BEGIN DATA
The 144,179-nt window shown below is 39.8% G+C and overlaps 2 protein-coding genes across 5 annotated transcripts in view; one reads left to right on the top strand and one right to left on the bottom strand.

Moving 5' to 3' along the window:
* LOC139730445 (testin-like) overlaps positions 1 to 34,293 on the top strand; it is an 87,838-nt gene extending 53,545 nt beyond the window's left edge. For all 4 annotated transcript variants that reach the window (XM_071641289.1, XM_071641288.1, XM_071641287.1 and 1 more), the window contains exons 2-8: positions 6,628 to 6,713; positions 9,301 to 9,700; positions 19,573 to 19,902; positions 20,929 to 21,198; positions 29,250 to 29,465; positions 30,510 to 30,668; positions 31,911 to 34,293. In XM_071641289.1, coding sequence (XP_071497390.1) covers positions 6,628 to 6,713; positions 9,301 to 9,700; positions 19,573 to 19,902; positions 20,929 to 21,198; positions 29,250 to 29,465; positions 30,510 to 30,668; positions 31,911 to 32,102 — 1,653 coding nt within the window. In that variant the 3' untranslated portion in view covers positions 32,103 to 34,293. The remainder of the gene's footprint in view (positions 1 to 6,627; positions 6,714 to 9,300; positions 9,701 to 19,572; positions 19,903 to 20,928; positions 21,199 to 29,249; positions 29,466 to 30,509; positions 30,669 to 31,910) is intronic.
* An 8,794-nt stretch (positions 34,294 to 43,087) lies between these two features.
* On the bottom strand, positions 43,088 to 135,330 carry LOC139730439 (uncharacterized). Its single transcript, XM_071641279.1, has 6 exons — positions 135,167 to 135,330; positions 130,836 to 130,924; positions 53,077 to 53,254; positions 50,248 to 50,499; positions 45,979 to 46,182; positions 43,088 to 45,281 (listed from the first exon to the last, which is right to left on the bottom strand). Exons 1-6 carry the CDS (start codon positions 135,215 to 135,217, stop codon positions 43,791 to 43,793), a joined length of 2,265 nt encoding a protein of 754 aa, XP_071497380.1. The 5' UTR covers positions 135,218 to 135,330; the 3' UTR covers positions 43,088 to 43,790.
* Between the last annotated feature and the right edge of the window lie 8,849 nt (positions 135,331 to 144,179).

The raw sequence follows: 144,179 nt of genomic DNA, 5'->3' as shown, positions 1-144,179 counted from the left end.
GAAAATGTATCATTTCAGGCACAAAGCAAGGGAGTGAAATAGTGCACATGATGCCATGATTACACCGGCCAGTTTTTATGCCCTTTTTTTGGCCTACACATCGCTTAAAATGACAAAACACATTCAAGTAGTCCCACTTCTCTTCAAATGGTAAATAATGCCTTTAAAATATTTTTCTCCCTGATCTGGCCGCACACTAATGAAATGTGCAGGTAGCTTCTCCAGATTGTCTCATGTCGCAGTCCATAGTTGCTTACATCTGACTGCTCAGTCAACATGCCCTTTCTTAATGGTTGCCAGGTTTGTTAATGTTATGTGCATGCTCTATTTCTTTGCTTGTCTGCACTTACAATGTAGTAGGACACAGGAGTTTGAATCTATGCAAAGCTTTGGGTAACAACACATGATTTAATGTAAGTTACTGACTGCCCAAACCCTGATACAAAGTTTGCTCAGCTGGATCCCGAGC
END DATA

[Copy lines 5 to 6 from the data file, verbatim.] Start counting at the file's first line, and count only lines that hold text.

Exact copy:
* On the bottom strand, positions 43,088 to 135,330 carry LOC139730439 (uncharacterized). Its single transcript, XM_071641279.1, has 6 exons — positions 135,167 to 135,330; positions 130,836 to 130,924; positions 53,077 to 53,254; positions 50,248 to 50,499; positions 45,979 to 46,182; positions 43,088 to 45,281 (listed from the first exon to the last, which is right to left on the bottom strand). Exons 1-6 carry the CDS (start codon positions 135,215 to 135,217, stop codon positions 43,791 to 43,793), a joined length of 2,265 nt encoding a protein of 754 aa, XP_071497380.1. The 5' UTR covers positions 135,218 to 135,330; the 3' UTR covers positions 43,088 to 43,790.
* Between the last annotated feature and the right edge of the window lie 8,849 nt (positions 135,331 to 144,179).